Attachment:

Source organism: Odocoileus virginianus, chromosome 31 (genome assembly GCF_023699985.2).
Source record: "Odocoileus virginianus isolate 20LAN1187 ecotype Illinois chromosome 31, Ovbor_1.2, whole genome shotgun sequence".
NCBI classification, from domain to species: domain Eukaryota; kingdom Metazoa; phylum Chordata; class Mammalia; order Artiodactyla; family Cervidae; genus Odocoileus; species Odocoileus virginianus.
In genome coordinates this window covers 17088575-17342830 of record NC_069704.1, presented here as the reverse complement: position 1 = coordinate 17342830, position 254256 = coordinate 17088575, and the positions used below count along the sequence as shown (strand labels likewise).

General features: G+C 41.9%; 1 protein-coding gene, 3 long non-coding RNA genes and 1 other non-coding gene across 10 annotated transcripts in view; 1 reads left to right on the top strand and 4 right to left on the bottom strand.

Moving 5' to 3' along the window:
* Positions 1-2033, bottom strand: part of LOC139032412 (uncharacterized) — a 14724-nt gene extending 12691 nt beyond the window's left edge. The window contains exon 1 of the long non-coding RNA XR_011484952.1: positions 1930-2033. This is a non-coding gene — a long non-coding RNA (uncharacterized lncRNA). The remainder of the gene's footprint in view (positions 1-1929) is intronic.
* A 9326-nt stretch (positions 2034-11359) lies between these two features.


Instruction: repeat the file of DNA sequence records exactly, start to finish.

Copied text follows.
Source organism: Odocoileus virginianus, chromosome 31 (genome assembly GCF_023699985.2).
Source record: "Odocoileus virginianus isolate 20LAN1187 ecotype Illinois chromosome 31, Ovbor_1.2, whole genome shotgun sequence".
NCBI classification, from domain to species: domain Eukaryota; kingdom Metazoa; phylum Chordata; class Mammalia; order Artiodactyla; family Cervidae; genus Odocoileus; species Odocoileus virginianus.
In genome coordinates this window covers 17088575-17342830 of record NC_069704.1, presented here as the reverse complement: position 1 = coordinate 17342830, position 254256 = coordinate 17088575, and the positions used below count along the sequence as shown (strand labels likewise).

General features: G+C 41.9%; 1 protein-coding gene, 3 long non-coding RNA genes and 1 other non-coding gene across 10 annotated transcripts in view; 1 reads left to right on the top strand and 4 right to left on the bottom strand.

Moving 5' to 3' along the window:
* Positions 1-2033, bottom strand: part of LOC139032412 (uncharacterized) — a 14724-nt gene extending 12691 nt beyond the window's left edge. The window contains exon 1 of the long non-coding RNA XR_011484952.1: positions 1930-2033. This is a non-coding gene — a long non-coding RNA (uncharacterized lncRNA). The remainder of the gene's footprint in view (positions 1-1929) is intronic.
* A 9326-nt stretch (positions 2034-11359) lies between these two features.